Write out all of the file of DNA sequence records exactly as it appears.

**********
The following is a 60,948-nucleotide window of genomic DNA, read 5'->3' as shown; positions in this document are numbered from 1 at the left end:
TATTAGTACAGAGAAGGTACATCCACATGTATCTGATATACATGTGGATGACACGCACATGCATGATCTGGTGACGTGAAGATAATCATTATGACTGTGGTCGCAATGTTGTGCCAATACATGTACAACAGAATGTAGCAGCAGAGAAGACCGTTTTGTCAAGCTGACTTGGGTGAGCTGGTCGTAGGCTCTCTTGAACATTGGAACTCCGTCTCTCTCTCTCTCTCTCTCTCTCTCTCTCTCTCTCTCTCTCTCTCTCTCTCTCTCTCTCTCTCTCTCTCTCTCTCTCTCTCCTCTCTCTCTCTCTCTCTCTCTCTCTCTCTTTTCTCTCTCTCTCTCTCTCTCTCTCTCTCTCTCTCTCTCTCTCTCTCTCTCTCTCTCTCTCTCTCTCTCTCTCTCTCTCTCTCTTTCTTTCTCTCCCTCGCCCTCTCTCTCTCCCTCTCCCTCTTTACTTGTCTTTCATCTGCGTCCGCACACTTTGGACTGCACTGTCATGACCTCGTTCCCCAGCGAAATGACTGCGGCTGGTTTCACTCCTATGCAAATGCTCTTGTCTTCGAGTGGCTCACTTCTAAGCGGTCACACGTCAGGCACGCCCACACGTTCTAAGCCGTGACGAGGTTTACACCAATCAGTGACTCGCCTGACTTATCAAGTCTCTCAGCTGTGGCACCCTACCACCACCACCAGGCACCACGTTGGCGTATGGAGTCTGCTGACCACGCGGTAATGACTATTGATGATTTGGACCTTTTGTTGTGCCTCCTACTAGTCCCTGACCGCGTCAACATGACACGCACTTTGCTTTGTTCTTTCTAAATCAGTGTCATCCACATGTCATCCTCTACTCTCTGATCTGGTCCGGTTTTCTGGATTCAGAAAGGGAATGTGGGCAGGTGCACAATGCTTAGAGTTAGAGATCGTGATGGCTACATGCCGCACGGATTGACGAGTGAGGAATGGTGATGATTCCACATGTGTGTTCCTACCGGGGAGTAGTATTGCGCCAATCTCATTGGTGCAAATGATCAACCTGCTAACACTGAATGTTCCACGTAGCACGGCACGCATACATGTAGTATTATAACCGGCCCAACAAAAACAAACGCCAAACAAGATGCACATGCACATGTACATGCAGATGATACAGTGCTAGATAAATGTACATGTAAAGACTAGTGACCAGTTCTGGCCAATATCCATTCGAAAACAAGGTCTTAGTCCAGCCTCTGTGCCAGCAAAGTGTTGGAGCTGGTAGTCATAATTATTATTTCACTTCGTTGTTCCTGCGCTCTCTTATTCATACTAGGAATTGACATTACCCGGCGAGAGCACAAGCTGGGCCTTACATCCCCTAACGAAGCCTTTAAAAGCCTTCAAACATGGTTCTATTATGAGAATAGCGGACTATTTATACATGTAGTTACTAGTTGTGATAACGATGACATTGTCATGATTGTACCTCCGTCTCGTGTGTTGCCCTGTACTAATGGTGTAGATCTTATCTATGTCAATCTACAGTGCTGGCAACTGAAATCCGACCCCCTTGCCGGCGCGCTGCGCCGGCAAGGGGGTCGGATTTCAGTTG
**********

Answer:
The following is a 60,948-nucleotide window of genomic DNA, read 5'->3' as shown; positions in this document are numbered from 1 at the left end:
TATTAGTACAGAGAAGGTACATCCACATGTATCTGATATACATGTGGATGACACGCACATGCATGATCTGGTGACGTGAAGATAATCATTATGACTGTGGTCGCAATGTTGTGCCAATACATGTACAACAGAATGTAGCAGCAGAGAAGACCGTTTTGTCAAGCTGACTTGGGTGAGCTGGTCGTAGGCTCTCTTGAACATTGGAACTCCGTCTCTCTCTCTCTCTCTCTCTCTCTCTCTCTCTCTCTCTCTCTCTCTCTCTCTCTCTCTCTCTCTCTCTCTCTCTCTCTCTCCTCTCTCTCTCTCTCTCTCTCTCTCTCTCTTTTCTCTCTCTCTCTCTCTCTCTCTCTCTCTCTCTCTCTCTCTCTCTCTCTCTCTCTCTCTCTCTCTCTCTCTCTCTCTCTCTCTTTCTTTCTCTCCCTCGCCCTCTCTCTCTCCCTCTCCCTCTTTACTTGTCTTTCATCTGCGTCCGCACACTTTGGACTGCACTGTCATGACCTCGTTCCCCAGCGAAATGACTGCGGCTGGTTTCACTCCTATGCAAATGCTCTTGTCTTCGAGTGGCTCACTTCTAAGCGGTCACACGTCAGGCACGCCCACACGTTCTAAGCCGTGACGAGGTTTACACCAATCAGTGACTCGCCTGACTTATCAAGTCTCTCAGCTGTGGCACCCTACCACCACCACCAGGCACCACGTTGGCGTATGGAGTCTGCTGACCACGCGGTAATGACTATTGATGATTTGGACCTTTTGTTGTGCCTCCTACTAGTCCCTGACCGCGTCAACATGACACGCACTTTGCTTTGTTCTTTCTAAATCAGTGTCATCCACATGTCATCCTCTACTCTCTGATCTGGTCCGGTTTTCTGGATTCAGAAAGGGAATGTGGGCAGGTGCACAATGCTTAGAGTTAGAGATCGTGATGGCTACATGCCGCACGGATTGACGAGTGAGGAATGGTGATGATTCCACATGTGTGTTCCTACCGGGGAGTAGTATTGCGCCAATCTCATTGGTGCAAATGATCAACCTGCTAACACTGAATGTTCCACGTAGCACGGCACGCATACATGTAGTATTATAACCGGCCCAACAAAAACAAACGCCAAACAAGATGCACATGCACATGTACATGCAGATGATACAGTGCTAGATAAATGTACATGTAAAGACTAGTGACCAGTTCTGGCCAATATCCATTCGAAAACAAGGTCTTAGTCCAGCCTCTGTGCCAGCAAAGTGTTGGAGCTGGTAGTCATAATTATTATTTCACTTCGTTGTTCCTGCGCTCTCTTATTCATACTAGGAATTGACATTACCCGGCGAGAGCACAAGCTGGGCCTTACATCCCCTAACGAAGCCTTTAAAAGCCTTCAAACATGGTTCTATTATGAGAATAGCGGACTATTTATACATGTAGTTACTAGTTGTGATAACGATGACATTGTCATGATTGTACCTCCGTCTCGTGTGTTGCCCTGTACTAATGGTGTAGATCTTATCTATGTCAATCTACAGTGCTGGCAACTGAAATCCGACCCCCTTGCCGGCGCGCTGCGCCGGCAAGGGGGTCGGATTTCAGTTG